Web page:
TAKE A LESSON FROM SARAH, GWEN   2 comments

Torchwood: Miracle Day suffers from several TV tropes. One of the worst of which is killing the character of Gwen. This is the obsessive need among TV writers to write female characters as “strong” women. Please note the inverted commas.

British TV writers and actors appear incapable of presenting us with credibly strong women. A few years ago I was watching the introductory episode of yet another series of either Big Brother or The Apprentice. As each contestant/housemate was introduced, we were shown a brief video clip of them telling us about themselves and what made them special. At least half the women used the same phrase “I am a strong confident woman”, almost verbatim. We then saw over the next few weeks that their idea of “strong and confident” boiled down to being able to shout, sulk, bitch and backstab while scraping their hair back very tightly. The men did it too (apart from the hair) but none of them had been so lacking in self awareness as to introduce themselves with “I am a strong confident man.”

Be it Rose, Martha, Donna or Amy, whenever a new female companion is being introduced in Doctor Who, we’re told in the cut n paste PR blurb that she’s a strong confident woman. Or if they’ve decided to really delve into the thesaurus, she’ll be called a feisty woman which is usually  shorthand for “complete pain in the arse”. When I hear “feisty young woman”, I’m afraid I think of Bonnie Langford’s Mel and that’s not good.

The only time Doctor Who deliberately wrote a new female companion as “strong” and got it right was with Sarah. This is all the more surprising as Sarah was presented as the clear break from the helpless, gosh-I’m-so-silly, screamers making the tea who’d constituted the Doctor’s previous companions (yes, I’m looking at you, Jamie). With lesser writers and a lesser actress, we might have been in for four years of artificially shoehorned-in Women’s Lib references. But, aside from the dubious line “Doctor, kindly don’t be so patronising” in her first episode, we learned all we needed to know about how much of an independent woman she was from her clothes, her job and her self-assured manner. She was suspicious of the Doctor for a couple of episodes but, once they were friends, all was fine. Imagine if she’d turned out to be a Tegan and had spent the next four years whining for attention. It doesn’t bear thinking about. They gave us a fine actress who had a good on-screen relationship with her Doctors, wrote her decent scenes and good lines, gave her interesting things to do and and left it at that. I can still remember watching Pyramids of Mars on its first broadcast and not thinking it at all incongruous that Sarah would be a crackshot with a rifle. She was Sarah and Sarah was great so naturally she could do things like that.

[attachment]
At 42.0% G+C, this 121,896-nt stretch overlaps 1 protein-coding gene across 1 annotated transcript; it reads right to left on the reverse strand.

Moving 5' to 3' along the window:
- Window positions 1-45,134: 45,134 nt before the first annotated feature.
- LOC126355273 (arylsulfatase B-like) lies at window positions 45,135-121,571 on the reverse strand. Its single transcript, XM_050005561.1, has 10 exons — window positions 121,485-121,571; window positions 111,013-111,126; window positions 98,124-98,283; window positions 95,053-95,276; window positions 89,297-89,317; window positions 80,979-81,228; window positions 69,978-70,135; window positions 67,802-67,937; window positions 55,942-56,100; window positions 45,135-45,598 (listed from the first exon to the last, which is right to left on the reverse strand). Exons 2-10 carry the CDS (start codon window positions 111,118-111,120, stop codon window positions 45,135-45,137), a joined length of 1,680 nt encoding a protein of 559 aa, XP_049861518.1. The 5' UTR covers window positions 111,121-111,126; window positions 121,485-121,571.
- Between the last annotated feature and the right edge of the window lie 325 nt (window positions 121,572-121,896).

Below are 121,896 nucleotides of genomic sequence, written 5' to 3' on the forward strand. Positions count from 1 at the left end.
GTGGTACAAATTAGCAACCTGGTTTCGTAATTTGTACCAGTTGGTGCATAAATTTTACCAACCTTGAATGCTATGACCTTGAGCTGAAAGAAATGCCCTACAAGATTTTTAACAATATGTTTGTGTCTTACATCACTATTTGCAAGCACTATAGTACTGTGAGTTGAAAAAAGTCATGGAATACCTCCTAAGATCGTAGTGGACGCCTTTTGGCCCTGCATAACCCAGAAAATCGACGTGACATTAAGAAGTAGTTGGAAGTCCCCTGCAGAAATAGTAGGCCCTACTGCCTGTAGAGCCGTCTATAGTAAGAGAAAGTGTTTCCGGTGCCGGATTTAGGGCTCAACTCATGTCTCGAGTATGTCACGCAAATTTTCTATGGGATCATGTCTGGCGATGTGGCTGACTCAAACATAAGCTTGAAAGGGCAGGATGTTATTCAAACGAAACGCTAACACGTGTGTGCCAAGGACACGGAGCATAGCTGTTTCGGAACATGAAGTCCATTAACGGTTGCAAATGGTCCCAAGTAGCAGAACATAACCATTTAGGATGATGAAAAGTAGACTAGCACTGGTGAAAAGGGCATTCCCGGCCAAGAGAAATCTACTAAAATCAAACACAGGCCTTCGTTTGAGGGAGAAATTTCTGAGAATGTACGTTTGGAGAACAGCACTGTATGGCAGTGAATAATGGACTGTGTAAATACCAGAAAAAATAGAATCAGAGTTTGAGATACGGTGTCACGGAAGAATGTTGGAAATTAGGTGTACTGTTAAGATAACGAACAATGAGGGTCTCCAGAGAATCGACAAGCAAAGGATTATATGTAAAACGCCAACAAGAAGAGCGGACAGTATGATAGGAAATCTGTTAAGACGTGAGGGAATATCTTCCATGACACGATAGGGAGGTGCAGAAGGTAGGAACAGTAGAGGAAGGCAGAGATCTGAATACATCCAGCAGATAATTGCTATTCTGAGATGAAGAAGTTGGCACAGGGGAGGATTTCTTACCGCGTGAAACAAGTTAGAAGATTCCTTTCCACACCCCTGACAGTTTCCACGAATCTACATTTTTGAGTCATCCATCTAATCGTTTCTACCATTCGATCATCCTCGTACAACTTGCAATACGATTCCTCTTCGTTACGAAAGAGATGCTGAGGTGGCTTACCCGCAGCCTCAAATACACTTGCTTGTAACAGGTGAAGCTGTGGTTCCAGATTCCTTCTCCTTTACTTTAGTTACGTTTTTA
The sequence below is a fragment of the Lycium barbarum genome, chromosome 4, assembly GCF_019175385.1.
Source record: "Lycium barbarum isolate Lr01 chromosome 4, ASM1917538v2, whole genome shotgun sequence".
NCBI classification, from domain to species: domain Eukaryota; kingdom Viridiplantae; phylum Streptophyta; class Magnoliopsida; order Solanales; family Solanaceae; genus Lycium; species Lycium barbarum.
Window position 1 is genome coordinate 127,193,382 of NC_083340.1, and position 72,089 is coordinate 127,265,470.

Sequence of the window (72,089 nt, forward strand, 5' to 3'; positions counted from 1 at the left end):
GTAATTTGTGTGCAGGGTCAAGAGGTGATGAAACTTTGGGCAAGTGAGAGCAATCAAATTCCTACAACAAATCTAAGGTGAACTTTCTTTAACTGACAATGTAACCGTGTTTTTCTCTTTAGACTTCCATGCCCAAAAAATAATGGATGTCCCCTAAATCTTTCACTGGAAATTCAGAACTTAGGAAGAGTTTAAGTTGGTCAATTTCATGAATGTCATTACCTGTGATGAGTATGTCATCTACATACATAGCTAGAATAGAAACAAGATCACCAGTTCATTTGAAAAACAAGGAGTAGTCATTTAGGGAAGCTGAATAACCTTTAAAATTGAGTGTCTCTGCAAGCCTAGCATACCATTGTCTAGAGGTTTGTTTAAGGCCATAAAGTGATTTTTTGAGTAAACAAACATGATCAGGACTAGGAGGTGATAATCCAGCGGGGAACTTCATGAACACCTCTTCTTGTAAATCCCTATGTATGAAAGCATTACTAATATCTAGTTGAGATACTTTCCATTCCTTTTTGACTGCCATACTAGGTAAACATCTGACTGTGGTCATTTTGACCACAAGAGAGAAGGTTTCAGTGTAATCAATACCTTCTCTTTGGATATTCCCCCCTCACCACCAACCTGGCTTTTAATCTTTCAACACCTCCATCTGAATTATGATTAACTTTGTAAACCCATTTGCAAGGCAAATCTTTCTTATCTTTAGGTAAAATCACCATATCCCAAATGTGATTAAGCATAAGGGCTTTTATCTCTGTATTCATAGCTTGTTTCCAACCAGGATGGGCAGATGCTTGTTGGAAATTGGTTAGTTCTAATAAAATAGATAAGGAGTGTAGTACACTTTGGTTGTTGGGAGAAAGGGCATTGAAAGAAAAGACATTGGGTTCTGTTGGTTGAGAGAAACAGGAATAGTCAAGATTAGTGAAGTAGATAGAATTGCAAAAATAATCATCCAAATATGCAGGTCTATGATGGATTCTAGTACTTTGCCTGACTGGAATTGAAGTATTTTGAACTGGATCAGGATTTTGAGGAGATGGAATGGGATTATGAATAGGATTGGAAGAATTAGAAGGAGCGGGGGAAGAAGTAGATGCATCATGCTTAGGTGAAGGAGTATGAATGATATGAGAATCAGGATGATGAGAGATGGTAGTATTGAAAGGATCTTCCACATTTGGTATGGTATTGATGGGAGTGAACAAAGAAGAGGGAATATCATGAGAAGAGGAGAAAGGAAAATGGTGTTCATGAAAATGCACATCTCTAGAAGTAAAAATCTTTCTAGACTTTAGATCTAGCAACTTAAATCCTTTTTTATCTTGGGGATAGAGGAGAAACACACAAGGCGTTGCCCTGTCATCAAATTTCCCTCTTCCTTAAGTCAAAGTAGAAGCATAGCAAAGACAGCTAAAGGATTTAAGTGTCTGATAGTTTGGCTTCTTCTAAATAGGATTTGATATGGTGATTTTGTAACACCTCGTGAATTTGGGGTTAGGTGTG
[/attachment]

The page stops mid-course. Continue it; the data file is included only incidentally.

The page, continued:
Give us a likeable character, give her good scenes and good lines and we’ll assume without it being crassly signposted that she’s as good as the next man. Even when paired (or trio-ed) with the helplessly old fashioned chauvinism of Harry, Sarah never went beyond a mild exasperation with him. Of course, in those days, the writers had yet to arrive at the misconception that what was really needed was friction in the TARDIS. That we wanted the Doctor’s companions to be forever bitching at him and with each other.

The saving grace in the revived post-2005 Doctor Who is that the female companions often turn out to be well written characters. But strong? Rose perhaps. Martha definitely not unless “feisty” has recently been redefined as moping around being jealous of your fella’s blonde ex. Donna possibly but more because of her age. Amy not at all. In fact Amy comes closest to what we can usually expect to see on the rest of British TV when a character is heralded as “a strong woman”. Forever arguing, complaining and demanding explanations. When you see how Amy treats Rory for most of Series 5 (2010) of Doctor Who, do you conclude “strong confident woman” or “high maintenance, self-absorbed bitch”?

When do we ever hear adjectives as clichéd as “strong”, “independent” and “feisty” used to herald the introduction of male characters? Never, and the likes of Mickey, Jack, Rory, Ianto, Owen or a new Doctor are all the better for it. Now, I’m not blind to centuries of social history which have relegated women to walk-on roles in life and TV. I’m aware that one of the reasons why no-one thinks to trumpet or to actively portray male characters as “strong” is in part because society already tacitly ascribes such attributes to men. Or at least it used to do so. Do we have a level gender playing field in the world of TV yet? I don’t think we’ll ever know until TV writers start writing genuinely interesting female characters and stop feeling obliged to write “strong” ones in what they may imagine is a blow for feminism but is actually incredibly patronising.